A stubby back end gives Yaris a touch of sportiness
Yaris is offered in two and four-door versions and in L, LE and more spiffy SE trim that was tested. As the top line model, the SE came with 16 rather than 15-inch wheels plus projector beam headlights, LED fog lights, ABS with brake assist, sport-tuned electric power steering and front struts, rear disc brakes, power everything, Yaris Entune audio with user-friendly 6-inch touchscreen plus Bluetooth with voice recognition, driver’s knee airbag and much more.
All Yaris trim levels get their power from a standard 1.5-liter, 106-hp four-cylinder that generates 103 lb/ft of torque. A 5-speed manual is standard while a 4-speed automatic is optional. The combination garnered EPA mileage ratings of 30 city, 37-highway mpg.
While the power output appears meager, the engine and manual trans has been tested at 9.5 seconds for a 0-60 time. The little engine, however, takes some time to spool up to optimum power when merging into highway traffic and when passing an 18-wheeler.
Added to this, the notchy 5-speed manual transmission had a clutch that engaged at the end of travel. That makes it irritating when engaging on a hill stop and otherwise. An off-the-floor engagement is preferred. As such, it would appear the optional automatic would make the car even more enjoyable to drive with fuel economy advantage being a non-issue at 30/36 EPA mpgs.
Compared to last model year, the Yaris received an impressive interior upgrade with a spacious interior that includes longwearing and comfy front cloth bucket seats and a rear bench seat that could use a bit more padding. If the front seats aren’t racked too well rearward, two adults can sit nicely in the back seats. Easy ingress/egress is as well determined by front seat positions.
Trunk space is rated at 15.6 cubic feet, but more meaningful it measures 24 inches deep, 39.5 wide and 29 high. Flip the 60/40 rear seatbacks and depth extends to 48 inches.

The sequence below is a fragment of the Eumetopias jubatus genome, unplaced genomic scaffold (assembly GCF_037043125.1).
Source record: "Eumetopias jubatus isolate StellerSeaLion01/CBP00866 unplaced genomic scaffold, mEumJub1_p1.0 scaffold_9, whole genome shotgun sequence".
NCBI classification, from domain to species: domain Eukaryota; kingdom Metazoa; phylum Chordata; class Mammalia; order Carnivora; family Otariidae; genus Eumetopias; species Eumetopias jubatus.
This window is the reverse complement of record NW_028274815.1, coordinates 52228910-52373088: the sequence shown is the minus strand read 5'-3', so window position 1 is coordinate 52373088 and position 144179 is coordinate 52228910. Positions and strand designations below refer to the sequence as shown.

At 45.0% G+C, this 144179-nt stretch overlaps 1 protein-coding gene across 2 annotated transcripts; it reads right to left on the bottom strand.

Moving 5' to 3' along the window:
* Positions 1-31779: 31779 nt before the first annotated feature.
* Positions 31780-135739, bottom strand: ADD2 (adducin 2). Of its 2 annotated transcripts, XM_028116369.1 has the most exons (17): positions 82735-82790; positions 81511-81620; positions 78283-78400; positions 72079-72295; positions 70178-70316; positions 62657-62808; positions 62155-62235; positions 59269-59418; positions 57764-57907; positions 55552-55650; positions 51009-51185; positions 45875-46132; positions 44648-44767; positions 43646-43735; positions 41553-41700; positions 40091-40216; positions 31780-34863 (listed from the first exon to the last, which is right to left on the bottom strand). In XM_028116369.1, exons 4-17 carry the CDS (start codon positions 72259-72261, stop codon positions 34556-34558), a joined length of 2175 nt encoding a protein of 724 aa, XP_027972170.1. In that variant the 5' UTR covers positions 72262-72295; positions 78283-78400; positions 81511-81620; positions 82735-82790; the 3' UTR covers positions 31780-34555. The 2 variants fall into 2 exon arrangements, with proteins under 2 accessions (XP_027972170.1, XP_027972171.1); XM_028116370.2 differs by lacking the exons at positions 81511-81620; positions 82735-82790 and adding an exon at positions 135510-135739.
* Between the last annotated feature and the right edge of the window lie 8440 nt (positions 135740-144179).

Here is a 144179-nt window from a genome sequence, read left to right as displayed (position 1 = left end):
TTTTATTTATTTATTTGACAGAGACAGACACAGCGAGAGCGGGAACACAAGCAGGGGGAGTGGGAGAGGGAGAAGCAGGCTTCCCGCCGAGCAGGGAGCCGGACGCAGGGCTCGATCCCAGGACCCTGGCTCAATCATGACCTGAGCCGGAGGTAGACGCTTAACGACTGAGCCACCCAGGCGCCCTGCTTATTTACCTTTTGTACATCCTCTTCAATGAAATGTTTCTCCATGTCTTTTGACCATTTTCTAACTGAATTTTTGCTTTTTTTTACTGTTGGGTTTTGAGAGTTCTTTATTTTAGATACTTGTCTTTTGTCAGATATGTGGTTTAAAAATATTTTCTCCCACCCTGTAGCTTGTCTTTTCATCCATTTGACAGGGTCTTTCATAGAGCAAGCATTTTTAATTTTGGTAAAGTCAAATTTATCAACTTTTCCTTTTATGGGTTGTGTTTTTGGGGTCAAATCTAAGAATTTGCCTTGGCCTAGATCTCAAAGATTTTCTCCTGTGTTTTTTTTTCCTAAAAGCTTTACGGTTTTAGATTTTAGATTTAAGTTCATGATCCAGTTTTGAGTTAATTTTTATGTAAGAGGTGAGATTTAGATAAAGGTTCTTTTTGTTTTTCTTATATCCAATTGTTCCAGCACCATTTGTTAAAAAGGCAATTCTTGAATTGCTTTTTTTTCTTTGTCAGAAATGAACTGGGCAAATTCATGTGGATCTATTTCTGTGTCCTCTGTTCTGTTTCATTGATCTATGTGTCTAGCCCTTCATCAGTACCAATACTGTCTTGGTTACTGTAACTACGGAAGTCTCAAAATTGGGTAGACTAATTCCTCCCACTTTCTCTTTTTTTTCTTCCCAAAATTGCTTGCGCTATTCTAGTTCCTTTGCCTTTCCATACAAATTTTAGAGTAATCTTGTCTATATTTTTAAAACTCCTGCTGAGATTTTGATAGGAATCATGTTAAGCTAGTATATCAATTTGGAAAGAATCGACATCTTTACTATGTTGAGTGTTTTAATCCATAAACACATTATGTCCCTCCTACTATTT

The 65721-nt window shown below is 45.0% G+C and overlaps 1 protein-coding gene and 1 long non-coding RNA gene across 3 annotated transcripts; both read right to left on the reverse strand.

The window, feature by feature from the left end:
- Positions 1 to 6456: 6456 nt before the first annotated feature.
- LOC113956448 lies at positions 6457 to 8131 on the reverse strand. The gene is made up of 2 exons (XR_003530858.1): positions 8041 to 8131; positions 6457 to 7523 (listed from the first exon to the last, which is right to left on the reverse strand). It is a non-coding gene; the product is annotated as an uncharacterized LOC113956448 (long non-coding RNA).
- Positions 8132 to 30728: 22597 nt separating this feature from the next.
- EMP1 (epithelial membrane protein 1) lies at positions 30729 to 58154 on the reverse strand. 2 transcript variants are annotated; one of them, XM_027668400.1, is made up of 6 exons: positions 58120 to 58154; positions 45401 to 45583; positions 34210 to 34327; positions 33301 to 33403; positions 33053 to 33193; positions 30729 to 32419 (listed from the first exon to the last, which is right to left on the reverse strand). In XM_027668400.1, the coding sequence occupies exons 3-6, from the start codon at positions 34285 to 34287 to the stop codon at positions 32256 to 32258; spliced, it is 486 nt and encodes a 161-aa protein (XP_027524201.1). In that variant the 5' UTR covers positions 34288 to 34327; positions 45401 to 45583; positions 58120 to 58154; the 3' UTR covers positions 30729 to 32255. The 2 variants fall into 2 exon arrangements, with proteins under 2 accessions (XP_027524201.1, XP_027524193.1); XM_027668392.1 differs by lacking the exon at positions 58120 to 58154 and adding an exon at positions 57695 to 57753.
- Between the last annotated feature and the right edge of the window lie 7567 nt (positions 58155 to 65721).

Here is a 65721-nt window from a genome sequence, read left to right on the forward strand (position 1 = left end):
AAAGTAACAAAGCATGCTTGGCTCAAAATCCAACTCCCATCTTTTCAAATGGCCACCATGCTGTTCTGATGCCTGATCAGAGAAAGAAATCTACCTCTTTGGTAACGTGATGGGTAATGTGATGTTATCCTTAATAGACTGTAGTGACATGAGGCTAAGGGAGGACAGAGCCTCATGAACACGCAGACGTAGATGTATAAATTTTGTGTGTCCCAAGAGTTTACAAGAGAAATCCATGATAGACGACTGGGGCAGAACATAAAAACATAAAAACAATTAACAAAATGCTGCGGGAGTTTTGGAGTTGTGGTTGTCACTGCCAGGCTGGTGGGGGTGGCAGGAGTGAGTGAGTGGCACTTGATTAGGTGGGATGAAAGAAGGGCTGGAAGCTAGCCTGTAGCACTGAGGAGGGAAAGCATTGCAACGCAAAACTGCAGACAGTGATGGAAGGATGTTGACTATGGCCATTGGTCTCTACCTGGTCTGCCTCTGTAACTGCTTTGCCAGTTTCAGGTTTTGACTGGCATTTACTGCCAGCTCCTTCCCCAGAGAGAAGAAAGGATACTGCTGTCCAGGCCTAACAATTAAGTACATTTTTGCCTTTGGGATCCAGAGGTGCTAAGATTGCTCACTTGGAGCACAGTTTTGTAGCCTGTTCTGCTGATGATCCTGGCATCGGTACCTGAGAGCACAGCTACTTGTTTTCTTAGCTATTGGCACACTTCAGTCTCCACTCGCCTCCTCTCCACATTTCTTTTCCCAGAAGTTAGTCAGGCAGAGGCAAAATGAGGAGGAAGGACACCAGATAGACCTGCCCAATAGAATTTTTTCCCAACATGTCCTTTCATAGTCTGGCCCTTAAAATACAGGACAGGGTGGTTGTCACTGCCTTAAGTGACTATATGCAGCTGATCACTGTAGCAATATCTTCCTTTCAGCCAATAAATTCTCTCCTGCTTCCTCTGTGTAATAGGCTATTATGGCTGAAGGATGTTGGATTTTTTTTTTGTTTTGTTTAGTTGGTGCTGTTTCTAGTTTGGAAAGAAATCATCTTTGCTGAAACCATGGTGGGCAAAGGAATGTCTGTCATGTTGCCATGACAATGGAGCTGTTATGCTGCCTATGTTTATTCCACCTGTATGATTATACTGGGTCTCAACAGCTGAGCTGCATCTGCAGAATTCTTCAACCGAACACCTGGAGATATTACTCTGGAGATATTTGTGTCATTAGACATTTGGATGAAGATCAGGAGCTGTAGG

The fuel gauge is large and centered to the driver’s view. It’s flanked by a tach on one side fuel gauge on the other. HVAC controls are simple rotary dials while the 6.1-inch display shows audio, Bluetooth and USB/iPod integration but, surprisingly, did not have a rearview camera. It did have the optional GPS nav for an extra $899. Smartphone GPS nav or portable OEM versions are less expensive.
Using all available space, Yaris engineers made a pocket of sorts into the soft touch dash that blended nicely with the overall dash contour. On the passenger side of the dash, they added two trays for small item storage.
One quirk was with the too tall rear headrests that block rear visibility somewhat. Low profile headrests would be better especially since the car didn’t have a rearview camera.
Ride wise, Yaris is relatively smooth on smooth roads but bumpy on pockmarked roads. But that’s to be expected from a short-wheelbase compact car. With my deteriorating lower back, I wouldn’t want to drive to Orlando in it. But for general around town driving and less than two-hour commutes, it’s perfect. Handling wise, the compact holds sharp turns like a larger car. Its sporty suspension helps here and a quick steering ratio makes parking in tight spots a breeze.
Now comes the best part. A handsomely equipped Yaris Liftback carries a base price of an affordable $16,820. Add to that the GPS for $899 and four season floor mats for $280, the bottom-line reflected $18,824 with delivery. Out of this compact class, only Nissan’s Versa is cheaper priced.
Yaris received four stars for overall safety score in the governments 5-star safety rating; five for driver frontal crash, four for passenger; five each for front/rear seat side crash and four for rollover. As such, Yaris makes the ideal second car, commuter car or college student car. It possesses all the necessary traits for those uses.